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On a recent Tuesday afternoon, the members of the Minnechaug High School football team in Wilbraham, Mass. ran through a practice. And there was a lot of running involved, a lot of stutter-stepping around cones and some passing, too. And plenty of encouragement.
In at least one respect, the practice reflected the way Minnechaug plays. Nobody was standing around. Everybody was involved. Quarterback Kyle Trombley wouldn’t have it any other way.
"I mean, the tempo of it, the fast pace, I’ve never seen anything like it before," he said. "It was kind of hard to learn at first, but now that we got the hang of it, it’s awesome."
Kyle Trombley’s coach, Steve Allosso, couldn’t agree more. For years he’s embraced a no-huddle offense featuring continuous movement: the uptempo approach to what is so often a game of three yards and a cloud of dust.
"My dog’s named Tempo," Allosso said. "I named my dog Tempo. I have a Bernese Mountain Dog I named Tempo. That’s how committed I am. Tempo changed my life."
This is not to suggest that Coach Allosso and his quarterback agree on everything. In fact, Allosso recently took to the phone because Trombley didn’t like a play Allosso wanted to run.
On the other end of the conference call that included scores of high school coaches was Tony Franklin, the offensive coordinator at the University of California at Berkeley. He’s the inventor of the uptempo offense he markets to Allosso and his other subscribers.
The conference calls occur each week, but Franklin is also available to his clients via email. He says he’s as likely to learn from the high school coaches as they are from him.
"Whenever I do a seminar and whenever I do a conference call on a Sunday, I listen to their ideas," Franklin said. "I’ll listen to them say, 'Coach, I’m having this issue,' and another coach will come on the phone, and he’ll go, 'We did this two weeks ago against somebody.' And I’ll sit there and go, 'Wow! That’s brilliant. I wish I had thought of that.' And then I’ll go and implement it myself."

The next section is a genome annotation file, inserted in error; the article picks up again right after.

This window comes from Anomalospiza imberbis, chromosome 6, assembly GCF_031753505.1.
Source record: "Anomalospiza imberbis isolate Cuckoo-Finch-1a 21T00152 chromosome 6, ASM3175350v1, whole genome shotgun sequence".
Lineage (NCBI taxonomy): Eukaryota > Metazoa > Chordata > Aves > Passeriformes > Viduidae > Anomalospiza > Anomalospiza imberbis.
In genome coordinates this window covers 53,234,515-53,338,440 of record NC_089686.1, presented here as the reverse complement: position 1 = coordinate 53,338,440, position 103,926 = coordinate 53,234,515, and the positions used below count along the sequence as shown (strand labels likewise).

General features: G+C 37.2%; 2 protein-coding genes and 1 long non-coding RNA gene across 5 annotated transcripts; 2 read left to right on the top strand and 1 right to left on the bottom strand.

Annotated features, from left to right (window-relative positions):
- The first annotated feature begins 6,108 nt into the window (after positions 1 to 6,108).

Franklin’s theory is that no coach ever convinced a student to come out for football by promising him drudgery.
And so the idea is that the more people that touch the ball, the more people that are involved in it, then the greater the camaraderie that you have on your football team, the more people want to come out.Tony Franklin, UC Berkeley football coach
More people coming out means a greater chance that you get the good athletes on your team. So Franklin’s offense provides lots of players with lots of opportunities. Steve Allosso said it works for Minnechaug High.
"I think one year I had seven guys who had 10 receptions or more," he said. "I mean, that’s pretty impressive for high school. And, you know, last game, I think we had 13 or 14 players touch the ball. It’s a great program builder, too. Plus it’s exciting."
Exciting, and then some. Allosso referenced one especially frantic game involving two teams employing the Tony Franklin system. At the end, the scoreboard read: 82-80. And remember, that was football, not basketball, though the confusion might be understandable.
"If the offense is executed correctly, it’s almost like basketball on grass," Allosso said. "It’s really a thing of beauty."
OK, a thing of beauty. But since it’s also a thing lots of coaches talk about on the telephone with each other each week, isn’t that offense also a thing opponents could steal? Most coaches worry about that possibility, but Tony Franklin maintains that if the offense is run effectively, it shouldn’t matter if the opponent knows what’s coming, and he’s put that theory to the test.
"Sometimes I’m on the field during the game, and I’ll yell at a [defensive back] and tell him, 'We’re gonna run a streak; we’re gonna run it right by you,'" he said. "And most of the time they think I’m teasing ‘em, but I’m usually telling the truth."
Franklin came up with the system and the plan for marketing it when he was between coaching jobs years ago. At each interview since then, he’s made sure potential employers are comfortable with his sideline and the attendant accumulation of high school coaches as secular acolytes.
So far this season, the offense Franklin runs at Cal Berkeley has been exceptionally successful. The team is among the nation’s top 25 for the first time since 2010. Tony Franklin has reason to be proud of that, but he says he takes more pride in his work as a coach/businessman, making scores of high school coaches and players happier in their work and play with the system he shares with them each week in those conference calls.
This segment aired on October 10, 2015.
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